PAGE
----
Seven months after they made political waves touring the damaged New Jersey coastline together, President Obama and New Jersey Gov. Chris Christie reunited on the Jersey Shore as the president assessed the recovery and rebuilding efforts of the beach communities devastated by Superstorm Sandy.
"We're still rebuilding after Sandy. Now, we all understand that there is still a lot of work to be done," the president said before a crowd of 3,800 at the Asbury Park Convention Hall in Asbury Park, N.J. "There are homes to rebuild, there are businesses to reopen, there are landmarks and beaches and boardwalks that aren't all the way back yet -- but thanks to the hard work of an awful lot of people, we've got wonderful shops and restaurants and arcades that are opening their doors. And I saw what thousands of Americans saw over Memorial Day weekend. You are stronger than the storm."
Read More: The Note-Jersey Shore Edition
"After all you've been through, the Jersey Shore is back and it is open for business," Obama said, "and they want all Americans to know they're ready to welcome you here."
Christie, a Republican, first hosted Obama, a Democrat, on a tour of the coastal area after Sandy hit seven months ago. As the pair surveyed the impacted New Jersey area just days before the November election, Christie heaped praise the president for his response to the storm that slammed Connecticut, New Jersey and New York. It helped boost the president in the final week of the campaign against Republican presidential candidate Mitt Romney.
As he introduced the president at Tuesday's speech, Christie said that concern for the people of New Jersey and the desire to restore the shore trumped any political party.
"Everybody came together, Republicans, Democrats, independents. We all came together because New Jersey is more important and our citizens' lives are more important than any kind of politics at all," he said.
On Tuesday, the political odd couple toured restored portions of the boardwalk in Point Pleasant, N.J., shaking hands with hundreds of children and adults outside an arcade. Christie and Obama stopped at an arcade game called "Touchdown Fever," where the president threw five straight incompletes while the New Jersey governor made a touchdown with one toss.
"One and done," Christie said after making his shot with the pigskin.
"That's 'cause he's running for office," Obama said in response.
Christie is seeking re-election for governor against Democratic State Sen. Barbara Buono. A poll earlier this month showed Buono trailing Christie by 32 percentage points. Buono tweeted Tuesday that she met with the president while he was in New Jersey.
Speaking in a town that inspired some of native New Jersey musician Bruce Springsteen's work, the president quoted a line from a song Springsteen performs, saying "Down the shore, everything's all right."
"He's the only guy a president still has to call 'The Boss' other than the first lady," Obama joked.
Highlighting the resilience of the people of New Jersey, the president made a sales pitch for the Jersey Shore, encouraging Americans to visit the beach communities rebuilding after Superstorm Sandy.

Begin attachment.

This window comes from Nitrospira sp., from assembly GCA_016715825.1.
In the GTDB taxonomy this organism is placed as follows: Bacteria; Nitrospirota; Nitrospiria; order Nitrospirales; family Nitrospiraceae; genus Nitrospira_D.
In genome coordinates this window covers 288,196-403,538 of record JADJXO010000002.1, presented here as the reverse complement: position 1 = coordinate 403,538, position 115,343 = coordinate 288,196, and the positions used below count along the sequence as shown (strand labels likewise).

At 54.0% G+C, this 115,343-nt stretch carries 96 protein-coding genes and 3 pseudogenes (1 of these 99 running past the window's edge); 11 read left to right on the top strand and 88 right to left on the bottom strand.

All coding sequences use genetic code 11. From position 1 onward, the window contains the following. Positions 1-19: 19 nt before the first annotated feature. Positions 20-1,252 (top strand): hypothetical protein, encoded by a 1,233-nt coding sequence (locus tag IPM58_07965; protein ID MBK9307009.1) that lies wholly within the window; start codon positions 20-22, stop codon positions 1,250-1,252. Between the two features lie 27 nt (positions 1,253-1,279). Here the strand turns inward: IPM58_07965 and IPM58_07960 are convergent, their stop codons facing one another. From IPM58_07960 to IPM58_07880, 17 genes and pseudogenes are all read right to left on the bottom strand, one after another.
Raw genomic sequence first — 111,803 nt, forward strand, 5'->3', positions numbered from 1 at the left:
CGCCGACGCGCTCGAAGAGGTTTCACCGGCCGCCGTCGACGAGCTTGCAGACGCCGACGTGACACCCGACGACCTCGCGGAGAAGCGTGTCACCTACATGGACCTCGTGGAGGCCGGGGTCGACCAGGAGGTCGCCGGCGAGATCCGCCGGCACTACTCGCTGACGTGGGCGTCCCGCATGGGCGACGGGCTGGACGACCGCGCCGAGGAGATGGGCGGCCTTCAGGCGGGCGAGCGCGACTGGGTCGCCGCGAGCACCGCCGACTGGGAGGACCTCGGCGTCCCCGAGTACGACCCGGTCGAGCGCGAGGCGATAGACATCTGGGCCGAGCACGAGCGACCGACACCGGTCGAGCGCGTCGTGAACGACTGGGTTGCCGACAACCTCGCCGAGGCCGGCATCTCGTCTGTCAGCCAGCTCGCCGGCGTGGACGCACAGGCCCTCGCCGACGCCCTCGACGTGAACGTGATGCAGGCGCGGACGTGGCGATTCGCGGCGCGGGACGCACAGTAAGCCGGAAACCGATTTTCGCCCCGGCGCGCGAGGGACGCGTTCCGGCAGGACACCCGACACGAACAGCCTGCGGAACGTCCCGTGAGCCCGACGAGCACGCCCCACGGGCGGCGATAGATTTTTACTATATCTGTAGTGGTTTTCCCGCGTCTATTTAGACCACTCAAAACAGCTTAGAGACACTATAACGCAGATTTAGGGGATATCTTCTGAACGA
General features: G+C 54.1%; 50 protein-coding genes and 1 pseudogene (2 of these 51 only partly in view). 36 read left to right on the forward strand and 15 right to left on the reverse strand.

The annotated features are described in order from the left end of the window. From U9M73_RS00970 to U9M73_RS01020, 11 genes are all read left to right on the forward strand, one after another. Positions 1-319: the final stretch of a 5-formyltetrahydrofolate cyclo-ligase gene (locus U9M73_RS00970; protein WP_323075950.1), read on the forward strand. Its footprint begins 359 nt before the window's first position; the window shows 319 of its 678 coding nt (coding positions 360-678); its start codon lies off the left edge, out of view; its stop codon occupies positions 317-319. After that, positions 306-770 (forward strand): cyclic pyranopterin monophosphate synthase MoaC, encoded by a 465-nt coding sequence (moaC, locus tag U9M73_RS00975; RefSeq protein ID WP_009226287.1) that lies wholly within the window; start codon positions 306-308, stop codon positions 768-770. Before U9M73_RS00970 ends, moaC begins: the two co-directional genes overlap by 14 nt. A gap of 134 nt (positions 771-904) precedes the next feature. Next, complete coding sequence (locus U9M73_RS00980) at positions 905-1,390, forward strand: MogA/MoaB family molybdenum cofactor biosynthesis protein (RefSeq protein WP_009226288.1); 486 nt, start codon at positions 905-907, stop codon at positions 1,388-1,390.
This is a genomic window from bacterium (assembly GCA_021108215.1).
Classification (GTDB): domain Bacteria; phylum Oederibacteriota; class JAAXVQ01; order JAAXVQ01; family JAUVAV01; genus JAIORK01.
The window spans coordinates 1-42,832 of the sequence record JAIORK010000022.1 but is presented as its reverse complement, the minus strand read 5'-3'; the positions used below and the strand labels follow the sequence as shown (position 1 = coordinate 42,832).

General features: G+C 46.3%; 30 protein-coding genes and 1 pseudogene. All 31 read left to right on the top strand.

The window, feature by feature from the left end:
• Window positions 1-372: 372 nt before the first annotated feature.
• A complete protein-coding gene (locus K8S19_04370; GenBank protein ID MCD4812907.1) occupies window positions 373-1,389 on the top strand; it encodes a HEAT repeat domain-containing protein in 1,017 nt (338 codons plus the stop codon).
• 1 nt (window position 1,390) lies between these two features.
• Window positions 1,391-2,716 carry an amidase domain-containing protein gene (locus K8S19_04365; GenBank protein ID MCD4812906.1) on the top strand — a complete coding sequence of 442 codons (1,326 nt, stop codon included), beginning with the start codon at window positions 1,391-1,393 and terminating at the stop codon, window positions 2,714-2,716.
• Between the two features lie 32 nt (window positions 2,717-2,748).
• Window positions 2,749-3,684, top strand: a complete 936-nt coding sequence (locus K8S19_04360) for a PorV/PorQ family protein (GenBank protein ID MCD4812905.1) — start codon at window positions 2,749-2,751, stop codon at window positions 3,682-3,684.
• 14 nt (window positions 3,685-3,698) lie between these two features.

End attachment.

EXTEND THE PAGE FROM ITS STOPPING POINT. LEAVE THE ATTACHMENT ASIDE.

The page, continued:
"Let's have some good times on the New Jersey shore this summer and next summer and the summer after that and all year long," he said. "America, bring your family and friends, spend a little money on the Jersey Shore. You'll find the friendliest folks on earth, some of the best people on earth, and you'll see even after a tough couple of months this place is as special as ever because down the shore, everything's still all right."
The president's trip came just two days after he traveled to Moore, Okla., to survey the damage caused by a tornado that killed 24 people and where he met with first responders and families affected by last week's storms.
As he highlighted the cooperation between the federal, state and local authorities in revitalizing the New Jersey coastline, President Obama said the trip to the shore was meant to send a message of commitment not just to the people of New Jersey, but also to the community of Moore, Okla., which the president mistakenly referred to as "Monroe."
"When we make a commitment that we've got your back, we mean it, and we're not going to finish unit the work is done, because that's who we are," he said. "We help each other as Americans through the bad times, and we sure make the most of the good times."
While the president was in New Jersey, the first lady hosted children affected by Sandy to harvest the White House kitchen garden in Washington, D.C.
The White House said the president's return to the Jersey Shore reiterated his commitment to follow through on the recovery efforts stemming from Hurricane Sandy.
"The recovery effort in the aftermath of Sandy is still ongoing and there are still a lot of people in these communities who are hurting and are still struggling to come back from the blow that that storm dealt to them," Josh Earnest, the White House principal deputy press secretary, told reporters Sunday. "But the president made a promise in the aftermath of that storm that he would continue to focus on that recovery effort and that the federal government would continue to focus on that recovery effort long after the nation's attention, or at least the media's attention, had turned elsewhere."